There are those who might raise an eyebrow at the very thought of Sam “If they move, kill ‘em” Peckinpah doing a film that depicts any emotion other than anger or lust. To those people, I would strongly advise a viewing of Cable Hogue and a re-examination of such a reductive perspective on the director, his narratives and character arcs. Just as an example, one of the more feminist films shown this month at the New Beverly, Frank Perry’s Play It as It Lays (1972), was almost a Sam Peckinpah film! Author of the novel on which Play It As It Lays was based, Joan Didion, wrote to Peckinpah saying, “I want you to [do the movie] – you are the only person … I can see taking it beyond where it is and bringing back a picture of the very edge.” If Peckinpah was such a masculinist figure, making a cinematic effort to reject the humanity of women, would Didion have wanted or desired his participation in a work that was so gynocentric? Probably not.
There are those that say the best directors inspire the greatest controversy. That’s not always true. Sometimes a shitty director is just a shitty director who happens to be great at pushing people’s OMGWTFBBQ impulse. But Sam Peckinpah does not fall into that camp. He was an incredible talent, intentional filmmaker and creative legend whose career defies standard classification. This is best shown in The Ballad of Cable Hogue, another March film on the New Beverly calendar that follows in the theme of How The West Was Lost.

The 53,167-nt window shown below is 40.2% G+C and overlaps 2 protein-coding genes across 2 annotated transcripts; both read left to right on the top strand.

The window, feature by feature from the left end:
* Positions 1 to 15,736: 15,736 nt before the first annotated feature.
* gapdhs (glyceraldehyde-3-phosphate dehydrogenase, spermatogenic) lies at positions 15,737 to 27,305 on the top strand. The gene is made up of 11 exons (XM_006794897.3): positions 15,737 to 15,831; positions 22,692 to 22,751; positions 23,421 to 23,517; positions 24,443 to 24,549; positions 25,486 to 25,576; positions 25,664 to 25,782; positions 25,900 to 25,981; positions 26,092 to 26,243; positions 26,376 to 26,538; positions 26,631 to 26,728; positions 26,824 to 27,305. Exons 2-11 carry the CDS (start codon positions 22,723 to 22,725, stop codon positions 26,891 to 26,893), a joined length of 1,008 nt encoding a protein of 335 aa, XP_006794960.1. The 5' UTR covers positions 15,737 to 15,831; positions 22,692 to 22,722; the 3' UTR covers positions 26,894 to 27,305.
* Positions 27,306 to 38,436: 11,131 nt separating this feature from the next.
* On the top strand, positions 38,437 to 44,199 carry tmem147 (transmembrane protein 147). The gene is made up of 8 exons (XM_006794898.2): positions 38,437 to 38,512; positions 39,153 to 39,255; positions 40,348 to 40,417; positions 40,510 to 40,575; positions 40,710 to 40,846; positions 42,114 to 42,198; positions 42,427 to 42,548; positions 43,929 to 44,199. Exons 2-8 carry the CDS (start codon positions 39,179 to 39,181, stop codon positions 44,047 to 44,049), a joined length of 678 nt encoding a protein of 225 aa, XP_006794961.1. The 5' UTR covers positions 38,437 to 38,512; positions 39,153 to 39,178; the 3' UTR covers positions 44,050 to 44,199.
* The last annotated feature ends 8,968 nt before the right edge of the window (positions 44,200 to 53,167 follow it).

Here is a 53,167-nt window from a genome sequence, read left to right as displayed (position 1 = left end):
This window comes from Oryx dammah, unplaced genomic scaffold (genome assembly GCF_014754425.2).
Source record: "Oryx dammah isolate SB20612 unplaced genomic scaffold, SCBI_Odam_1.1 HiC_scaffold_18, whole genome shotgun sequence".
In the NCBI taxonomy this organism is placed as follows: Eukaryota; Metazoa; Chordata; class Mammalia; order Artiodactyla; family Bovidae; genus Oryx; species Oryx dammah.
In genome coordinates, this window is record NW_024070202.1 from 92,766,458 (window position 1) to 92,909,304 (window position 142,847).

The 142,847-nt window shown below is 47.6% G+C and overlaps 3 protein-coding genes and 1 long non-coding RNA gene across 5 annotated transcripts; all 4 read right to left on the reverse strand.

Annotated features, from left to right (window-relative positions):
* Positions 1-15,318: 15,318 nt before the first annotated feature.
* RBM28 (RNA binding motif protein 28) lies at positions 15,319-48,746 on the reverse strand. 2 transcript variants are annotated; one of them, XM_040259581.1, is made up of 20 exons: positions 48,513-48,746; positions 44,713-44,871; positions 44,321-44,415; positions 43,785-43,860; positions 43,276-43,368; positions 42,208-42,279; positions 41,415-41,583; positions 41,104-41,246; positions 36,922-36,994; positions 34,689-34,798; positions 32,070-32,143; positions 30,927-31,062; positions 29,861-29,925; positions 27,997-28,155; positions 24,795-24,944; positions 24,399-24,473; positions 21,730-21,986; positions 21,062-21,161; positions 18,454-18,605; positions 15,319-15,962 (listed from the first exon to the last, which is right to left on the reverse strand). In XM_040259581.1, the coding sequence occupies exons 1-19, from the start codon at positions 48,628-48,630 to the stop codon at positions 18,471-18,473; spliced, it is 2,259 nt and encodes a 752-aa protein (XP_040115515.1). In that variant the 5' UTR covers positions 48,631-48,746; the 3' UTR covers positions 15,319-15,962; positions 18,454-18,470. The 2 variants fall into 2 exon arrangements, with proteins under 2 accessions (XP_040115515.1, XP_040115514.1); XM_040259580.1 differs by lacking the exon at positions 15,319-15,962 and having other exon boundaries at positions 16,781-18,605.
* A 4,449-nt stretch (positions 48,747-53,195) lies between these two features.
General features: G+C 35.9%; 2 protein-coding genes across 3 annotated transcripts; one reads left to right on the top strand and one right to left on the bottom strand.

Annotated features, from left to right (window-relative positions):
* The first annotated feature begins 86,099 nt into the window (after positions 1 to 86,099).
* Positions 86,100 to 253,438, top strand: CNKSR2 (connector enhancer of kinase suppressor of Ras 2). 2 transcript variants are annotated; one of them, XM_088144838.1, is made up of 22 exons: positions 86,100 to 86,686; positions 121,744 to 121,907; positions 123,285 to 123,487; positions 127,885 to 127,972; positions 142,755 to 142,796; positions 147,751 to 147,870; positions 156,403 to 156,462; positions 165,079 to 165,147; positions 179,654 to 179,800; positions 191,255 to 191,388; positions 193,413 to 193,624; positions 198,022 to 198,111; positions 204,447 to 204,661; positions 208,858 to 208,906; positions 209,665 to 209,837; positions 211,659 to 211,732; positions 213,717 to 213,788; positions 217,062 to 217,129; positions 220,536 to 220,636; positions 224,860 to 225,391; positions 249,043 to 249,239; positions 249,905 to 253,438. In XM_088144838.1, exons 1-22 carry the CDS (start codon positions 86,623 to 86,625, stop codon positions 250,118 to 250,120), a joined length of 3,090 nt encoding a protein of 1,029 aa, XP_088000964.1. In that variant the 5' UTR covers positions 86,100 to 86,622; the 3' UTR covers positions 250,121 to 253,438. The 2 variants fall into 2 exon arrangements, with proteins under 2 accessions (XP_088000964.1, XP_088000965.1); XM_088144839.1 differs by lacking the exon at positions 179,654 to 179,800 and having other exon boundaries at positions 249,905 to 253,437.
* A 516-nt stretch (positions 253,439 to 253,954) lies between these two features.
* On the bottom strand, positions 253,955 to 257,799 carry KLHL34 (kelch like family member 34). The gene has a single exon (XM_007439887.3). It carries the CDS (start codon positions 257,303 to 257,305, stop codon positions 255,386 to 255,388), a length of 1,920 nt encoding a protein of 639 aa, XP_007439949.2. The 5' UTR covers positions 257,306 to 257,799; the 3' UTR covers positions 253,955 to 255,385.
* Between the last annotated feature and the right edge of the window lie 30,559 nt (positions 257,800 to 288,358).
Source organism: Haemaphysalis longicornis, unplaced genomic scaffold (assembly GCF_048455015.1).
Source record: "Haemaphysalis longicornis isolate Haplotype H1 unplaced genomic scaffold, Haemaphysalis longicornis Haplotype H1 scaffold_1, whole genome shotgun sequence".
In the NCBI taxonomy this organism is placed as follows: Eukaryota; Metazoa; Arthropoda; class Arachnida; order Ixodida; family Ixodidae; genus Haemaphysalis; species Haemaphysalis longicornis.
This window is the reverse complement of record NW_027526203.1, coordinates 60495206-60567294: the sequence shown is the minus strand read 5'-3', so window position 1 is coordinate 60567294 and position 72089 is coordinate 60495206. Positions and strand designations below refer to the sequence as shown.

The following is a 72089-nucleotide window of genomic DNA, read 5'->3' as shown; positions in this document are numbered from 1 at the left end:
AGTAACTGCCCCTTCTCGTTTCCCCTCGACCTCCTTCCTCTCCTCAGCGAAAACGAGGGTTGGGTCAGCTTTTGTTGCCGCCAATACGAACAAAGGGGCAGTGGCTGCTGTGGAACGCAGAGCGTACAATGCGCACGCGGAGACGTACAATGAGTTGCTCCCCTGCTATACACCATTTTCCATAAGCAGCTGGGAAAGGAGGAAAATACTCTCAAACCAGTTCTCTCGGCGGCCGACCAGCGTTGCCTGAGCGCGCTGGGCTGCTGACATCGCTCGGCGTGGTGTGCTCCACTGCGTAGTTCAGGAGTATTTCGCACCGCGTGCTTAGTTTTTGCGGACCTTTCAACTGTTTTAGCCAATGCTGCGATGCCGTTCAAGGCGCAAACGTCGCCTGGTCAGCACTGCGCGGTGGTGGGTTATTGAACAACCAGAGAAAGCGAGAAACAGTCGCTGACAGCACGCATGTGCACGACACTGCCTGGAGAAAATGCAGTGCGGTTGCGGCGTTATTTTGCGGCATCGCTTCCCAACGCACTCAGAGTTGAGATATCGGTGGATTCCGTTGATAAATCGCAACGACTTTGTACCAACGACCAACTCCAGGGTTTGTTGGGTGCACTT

We have seen rustlers destroying long-standing traditions and cowboy culture in works like Tom Horn (William Wierd, 1980) or Rancho Deluxe (Frank Perry, 1975). We have watched in horror as the men who viewed themselves as Heroes of The West became monsters and villains in Chato’s Land (Michael Winner, 1972) and Navajo Joe (Sergio Corbucci, 1966). Where we find ourselves with Cable Hogue is the onset of modern technology. And boy howdy is it heartbreaking to watch. But the interplay between David Warner, Jason Robards and Stella Stevens is, without a doubt, some of the most entertaining on-screen chemistry you will ever bear witness to. The Ballad of Cable Hogue offers up brisk playful dialogue, mischievous and bawdy humor, and some of the most endearing characters ever put to film. These things makes are what make the bitter pill of the film’s narrative easier to swallow, when push comes to shove.
This is not your average Peckinpah. Then again, there is no “average Peckinpah.” Sam considered The Ballad of Cable Hogue to be his favorite of the films that he made, and said so on multiple occasions. But it’s difficult for a director best recognized for his more explosive fare to be given praise or allowed to benefit from the genius that is works like The Ballad of Cable Hogue or Junior Bonner (1972). So let’s give Sam a chance – go see Cable Hogue this week. You won’t be sorry. And you’ll be doing Sam a solid.